If “Law and Order” has taught us anything, it's that being a cop in the clink makes you deeply unpopular with other inmates. Being a child molester can be just as bad, so imagine the difficulties faced by a former officer incarcerated for a sex crime against a child.
Those charged with crimes are of course innocent until proven guilty, but that potentially plummeting social stock may weigh heavily on the minds of state police Capt. Edward L. Hope Jr. and Virginia Commonwealth University Police Chief Willie B. Fuller, both of whom were charged with sex crimes in late January.
Hope was arrested at Virginia State Police headquarters Jan. 26 and charged with forcibly sodomizing a girl younger than 13. Fuller was picked up in a police sting Jan. 30 after authorities say the 14-year-old girl he thought he was chatting with online turned out to be a detective with Chesterfield Police Department.
Both men are out on bail and awaiting trial, but if the cases don't go their way, their life as convicts will be more complex.
Prison populations organize themselves into hierarchies, says Ilona Gravers, a psychologist who works to rehabilitate sex offenders around Winchester.
“The No. 1, top of the food chain, is someone who's committed murder,” she says. “They can intimidate anyone around them. The most unpopular ones are the child molesters.”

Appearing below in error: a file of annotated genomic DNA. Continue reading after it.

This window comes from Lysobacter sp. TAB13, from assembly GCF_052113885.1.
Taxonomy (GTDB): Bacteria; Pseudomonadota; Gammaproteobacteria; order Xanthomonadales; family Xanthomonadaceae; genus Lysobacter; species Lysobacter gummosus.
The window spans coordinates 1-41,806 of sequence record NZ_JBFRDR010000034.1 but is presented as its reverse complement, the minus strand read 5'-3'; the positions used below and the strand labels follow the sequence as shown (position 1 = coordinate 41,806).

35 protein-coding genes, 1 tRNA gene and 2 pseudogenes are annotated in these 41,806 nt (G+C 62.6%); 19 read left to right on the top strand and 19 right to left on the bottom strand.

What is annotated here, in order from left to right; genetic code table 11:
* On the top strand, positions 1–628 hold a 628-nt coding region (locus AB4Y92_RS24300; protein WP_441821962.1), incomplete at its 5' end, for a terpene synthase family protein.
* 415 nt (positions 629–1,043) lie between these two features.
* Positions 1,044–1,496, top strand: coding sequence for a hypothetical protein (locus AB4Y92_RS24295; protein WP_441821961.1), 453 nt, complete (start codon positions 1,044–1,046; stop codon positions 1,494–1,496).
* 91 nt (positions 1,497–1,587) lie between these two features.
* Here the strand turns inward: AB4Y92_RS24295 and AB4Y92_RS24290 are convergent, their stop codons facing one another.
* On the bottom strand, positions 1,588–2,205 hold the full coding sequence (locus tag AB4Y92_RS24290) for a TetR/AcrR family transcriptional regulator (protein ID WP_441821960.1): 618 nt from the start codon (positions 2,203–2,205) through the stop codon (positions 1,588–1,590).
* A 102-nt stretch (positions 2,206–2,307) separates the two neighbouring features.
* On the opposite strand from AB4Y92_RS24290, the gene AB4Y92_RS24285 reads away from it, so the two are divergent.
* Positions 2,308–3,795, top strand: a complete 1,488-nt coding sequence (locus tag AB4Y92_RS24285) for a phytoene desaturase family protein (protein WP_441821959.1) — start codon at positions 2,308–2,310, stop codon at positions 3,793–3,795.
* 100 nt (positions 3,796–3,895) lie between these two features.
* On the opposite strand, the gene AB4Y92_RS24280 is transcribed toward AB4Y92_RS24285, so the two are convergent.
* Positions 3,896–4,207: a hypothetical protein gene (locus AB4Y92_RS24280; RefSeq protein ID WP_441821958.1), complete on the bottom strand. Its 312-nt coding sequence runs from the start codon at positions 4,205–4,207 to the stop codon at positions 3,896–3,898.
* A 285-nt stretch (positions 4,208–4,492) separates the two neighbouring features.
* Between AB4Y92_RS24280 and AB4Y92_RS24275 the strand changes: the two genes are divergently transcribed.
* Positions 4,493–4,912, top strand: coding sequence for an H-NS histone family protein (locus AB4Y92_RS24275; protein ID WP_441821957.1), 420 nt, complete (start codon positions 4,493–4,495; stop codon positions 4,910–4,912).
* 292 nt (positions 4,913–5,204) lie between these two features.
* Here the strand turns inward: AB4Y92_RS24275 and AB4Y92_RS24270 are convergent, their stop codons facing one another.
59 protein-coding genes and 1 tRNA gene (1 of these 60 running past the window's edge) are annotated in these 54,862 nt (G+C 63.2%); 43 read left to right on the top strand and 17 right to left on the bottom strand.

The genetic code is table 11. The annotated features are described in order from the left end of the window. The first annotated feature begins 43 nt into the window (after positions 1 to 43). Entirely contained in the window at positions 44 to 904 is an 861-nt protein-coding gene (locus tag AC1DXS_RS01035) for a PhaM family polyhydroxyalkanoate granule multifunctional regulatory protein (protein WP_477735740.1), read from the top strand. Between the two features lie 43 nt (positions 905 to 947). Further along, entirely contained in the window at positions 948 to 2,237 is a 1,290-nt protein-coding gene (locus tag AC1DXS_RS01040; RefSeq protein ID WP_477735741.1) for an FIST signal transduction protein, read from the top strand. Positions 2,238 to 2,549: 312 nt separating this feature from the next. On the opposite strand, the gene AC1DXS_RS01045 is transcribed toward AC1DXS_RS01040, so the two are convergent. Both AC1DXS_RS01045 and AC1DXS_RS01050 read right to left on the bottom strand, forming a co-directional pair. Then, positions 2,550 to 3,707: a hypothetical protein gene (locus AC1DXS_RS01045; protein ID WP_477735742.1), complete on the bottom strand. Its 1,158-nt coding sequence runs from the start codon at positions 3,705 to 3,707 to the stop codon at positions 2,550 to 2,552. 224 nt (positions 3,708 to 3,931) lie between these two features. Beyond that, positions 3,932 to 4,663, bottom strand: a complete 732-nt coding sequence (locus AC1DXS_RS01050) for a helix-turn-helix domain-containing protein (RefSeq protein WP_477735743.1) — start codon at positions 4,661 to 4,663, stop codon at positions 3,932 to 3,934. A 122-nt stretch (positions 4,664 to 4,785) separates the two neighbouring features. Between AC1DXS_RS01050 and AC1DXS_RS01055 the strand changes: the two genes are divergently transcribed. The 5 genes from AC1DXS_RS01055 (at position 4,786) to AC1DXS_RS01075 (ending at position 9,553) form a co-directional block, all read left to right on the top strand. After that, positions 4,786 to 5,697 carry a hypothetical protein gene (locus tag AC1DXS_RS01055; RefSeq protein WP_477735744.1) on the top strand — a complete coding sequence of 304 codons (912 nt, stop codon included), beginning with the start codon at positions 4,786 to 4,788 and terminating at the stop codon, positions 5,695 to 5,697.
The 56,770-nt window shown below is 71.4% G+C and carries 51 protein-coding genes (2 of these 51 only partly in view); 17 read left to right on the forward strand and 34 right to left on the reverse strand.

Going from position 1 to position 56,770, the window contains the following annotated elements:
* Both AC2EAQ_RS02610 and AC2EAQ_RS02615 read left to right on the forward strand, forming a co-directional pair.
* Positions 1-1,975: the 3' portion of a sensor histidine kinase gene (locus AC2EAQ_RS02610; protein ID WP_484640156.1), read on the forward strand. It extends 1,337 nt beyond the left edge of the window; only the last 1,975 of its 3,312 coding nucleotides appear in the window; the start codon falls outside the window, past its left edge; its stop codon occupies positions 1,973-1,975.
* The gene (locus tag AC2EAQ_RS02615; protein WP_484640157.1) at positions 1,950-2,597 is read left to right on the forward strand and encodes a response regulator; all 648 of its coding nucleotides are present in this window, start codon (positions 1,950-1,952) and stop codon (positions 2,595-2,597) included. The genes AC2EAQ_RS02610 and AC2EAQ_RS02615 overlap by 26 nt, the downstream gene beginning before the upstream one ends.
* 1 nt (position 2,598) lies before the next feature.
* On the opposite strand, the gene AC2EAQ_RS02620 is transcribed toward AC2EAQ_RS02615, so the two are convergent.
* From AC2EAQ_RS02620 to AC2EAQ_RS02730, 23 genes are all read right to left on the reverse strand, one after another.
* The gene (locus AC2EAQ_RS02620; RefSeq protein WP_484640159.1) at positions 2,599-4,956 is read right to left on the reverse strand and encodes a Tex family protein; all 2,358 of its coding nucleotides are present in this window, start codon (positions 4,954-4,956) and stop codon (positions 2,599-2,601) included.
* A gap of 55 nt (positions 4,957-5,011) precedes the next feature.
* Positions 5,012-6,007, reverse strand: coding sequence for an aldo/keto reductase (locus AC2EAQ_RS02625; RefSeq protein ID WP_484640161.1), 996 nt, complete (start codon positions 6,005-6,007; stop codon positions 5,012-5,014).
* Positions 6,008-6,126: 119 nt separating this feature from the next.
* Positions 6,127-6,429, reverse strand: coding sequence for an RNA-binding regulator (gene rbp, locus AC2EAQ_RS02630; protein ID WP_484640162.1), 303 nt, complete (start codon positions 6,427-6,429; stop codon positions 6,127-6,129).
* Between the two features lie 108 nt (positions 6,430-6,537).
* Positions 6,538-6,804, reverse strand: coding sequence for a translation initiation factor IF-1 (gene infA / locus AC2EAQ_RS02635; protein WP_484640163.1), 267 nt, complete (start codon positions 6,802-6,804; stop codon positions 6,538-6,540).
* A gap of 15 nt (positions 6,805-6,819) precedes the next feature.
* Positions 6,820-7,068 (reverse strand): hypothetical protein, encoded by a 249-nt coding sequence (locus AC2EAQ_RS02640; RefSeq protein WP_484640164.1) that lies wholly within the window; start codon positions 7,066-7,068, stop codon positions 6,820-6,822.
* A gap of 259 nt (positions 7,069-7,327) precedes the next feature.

Larry Traylor, a spokesman for the Virginia Department of Corrections, says that a police officer, like any inmate who may have a lot of enemies in jail, would be handled carefully.
Such an inmate may end up in protective custody or a special unit “with other inmates of the same status. [They may] have a cell to themselves and not mingle with other inmates in the facility,” Traylor says. “We may also look at sending him out of state.”
Once out of jail and in rehabilitation, Graver says coordinating treatment can get tricky too.
“We try not to put a police officer in group therapy,” she says. “If the other guys are offenders, they tend not to like police very much.”